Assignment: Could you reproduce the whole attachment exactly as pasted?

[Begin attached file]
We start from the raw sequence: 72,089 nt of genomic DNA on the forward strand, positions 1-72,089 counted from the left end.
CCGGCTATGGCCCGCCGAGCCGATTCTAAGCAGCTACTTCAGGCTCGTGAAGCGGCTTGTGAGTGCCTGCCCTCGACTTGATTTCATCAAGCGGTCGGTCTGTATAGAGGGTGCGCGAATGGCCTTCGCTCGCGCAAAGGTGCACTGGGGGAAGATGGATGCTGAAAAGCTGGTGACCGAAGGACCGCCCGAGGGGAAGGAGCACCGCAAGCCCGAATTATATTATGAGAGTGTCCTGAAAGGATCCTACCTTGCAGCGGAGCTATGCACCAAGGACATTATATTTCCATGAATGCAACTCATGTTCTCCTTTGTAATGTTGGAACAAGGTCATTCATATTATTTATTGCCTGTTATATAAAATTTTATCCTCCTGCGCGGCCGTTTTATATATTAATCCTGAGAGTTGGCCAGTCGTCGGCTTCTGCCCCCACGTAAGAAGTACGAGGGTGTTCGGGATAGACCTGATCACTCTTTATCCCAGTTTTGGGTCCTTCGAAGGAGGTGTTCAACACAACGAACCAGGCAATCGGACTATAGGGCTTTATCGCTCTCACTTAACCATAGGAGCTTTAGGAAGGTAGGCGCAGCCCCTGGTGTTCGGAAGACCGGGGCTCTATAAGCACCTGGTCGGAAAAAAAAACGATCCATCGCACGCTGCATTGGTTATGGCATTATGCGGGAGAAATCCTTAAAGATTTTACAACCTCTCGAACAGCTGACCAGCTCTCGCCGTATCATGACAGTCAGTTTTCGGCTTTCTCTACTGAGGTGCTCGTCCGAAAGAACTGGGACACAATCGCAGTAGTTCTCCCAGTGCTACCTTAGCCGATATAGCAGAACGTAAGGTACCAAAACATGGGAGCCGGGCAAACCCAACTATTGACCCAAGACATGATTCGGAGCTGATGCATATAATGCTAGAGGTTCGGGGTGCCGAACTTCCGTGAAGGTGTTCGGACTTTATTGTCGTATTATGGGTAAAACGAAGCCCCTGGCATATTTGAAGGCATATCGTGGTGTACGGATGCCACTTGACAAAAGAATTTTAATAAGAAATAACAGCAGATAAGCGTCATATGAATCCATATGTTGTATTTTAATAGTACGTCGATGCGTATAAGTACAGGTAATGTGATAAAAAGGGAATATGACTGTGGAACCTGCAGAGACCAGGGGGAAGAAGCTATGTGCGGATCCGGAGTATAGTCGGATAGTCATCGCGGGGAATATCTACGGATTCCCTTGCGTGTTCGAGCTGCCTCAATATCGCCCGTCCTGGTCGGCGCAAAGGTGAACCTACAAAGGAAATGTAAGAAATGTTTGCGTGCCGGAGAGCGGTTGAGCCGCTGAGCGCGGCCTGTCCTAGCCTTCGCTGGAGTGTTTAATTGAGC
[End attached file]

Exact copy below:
We start from the raw sequence: 72,089 nt of genomic DNA on the forward strand, positions 1-72,089 counted from the left end.
CCGGCTATGGCCCGCCGAGCCGATTCTAAGCAGCTACTTCAGGCTCGTGAAGCGGCTTGTGAGTGCCTGCCCTCGACTTGATTTCATCAAGCGGTCGGTCTGTATAGAGGGTGCGCGAATGGCCTTCGCTCGCGCAAAGGTGCACTGGGGGAAGATGGATGCTGAAAAGCTGGTGACCGAAGGACCGCCCGAGGGGAAGGAGCACCGCAAGCCCGAATTATATTATGAGAGTGTCCTGAAAGGATCCTACCTTGCAGCGGAGCTATGCACCAAGGACATTATATTTCCATGAATGCAACTCATGTTCTCCTTTGTAATGTTGGAACAAGGTCATTCATATTATTTATTGCCTGTTATATAAAATTTTATCCTCCTGCGCGGCCGTTTTATATATTAATCCTGAGAGTTGGCCAGTCGTCGGCTTCTGCCCCCACGTAAGAAGTACGAGGGTGTTCGGGATAGACCTGATCACTCTTTATCCCAGTTTTGGGTCCTTCGAAGGAGGTGTTCAACACAACGAACCAGGCAATCGGACTATAGGGCTTTATCGCTCTCACTTAACCATAGGAGCTTTAGGAAGGTAGGCGCAGCCCCTGGTGTTCGGAAGACCGGGGCTCTATAAGCACCTGGTCGGAAAAAAAAACGATCCATCGCACGCTGCATTGGTTATGGCATTATGCGGGAGAAATCCTTAAAGATTTTACAACCTCTCGAACAGCTGACCAGCTCTCGCCGTATCATGACAGTCAGTTTTCGGCTTTCTCTACTGAGGTGCTCGTCCGAAAGAACTGGGACACAATCGCAGTAGTTCTCCCAGTGCTACCTTAGCCGATATAGCAGAACGTAAGGTACCAAAACATGGGAGCCGGGCAAACCCAACTATTGACCCAAGACATGATTCGGAGCTGATGCATATAATGCTAGAGGTTCGGGGTGCCGAACTTCCGTGAAGGTGTTCGGACTTTATTGTCGTATTATGGGTAAAACGAAGCCCCTGGCATATTTGAAGGCATATCGTGGTGTACGGATGCCACTTGACAAAAGAATTTTAATAAGAAATAACAGCAGATAAGCGTCATATGAATCCATATGTTGTATTTTAATAGTACGTCGATGCGTATAAGTACAGGTAATGTGATAAAAAGGGAATATGACTGTGGAACCTGCAGAGACCAGGGGGAAGAAGCTATGTGCGGATCCGGAGTATAGTCGGATAGTCATCGCGGGGAATATCTACGGATTCCCTTGCGTGTTCGAGCTGCCTCAATATCGCCCGTCCTGGTCGGCGCAAAGGTGAACCTACAAAGGAAATGTAAGAAATGTTTGCGTGCCGGAGAGCGGTTGAGCCGCTGAGCGCGGCCTGTCCTAGCCTTCGCTGGAGTGTTTAATTGAGC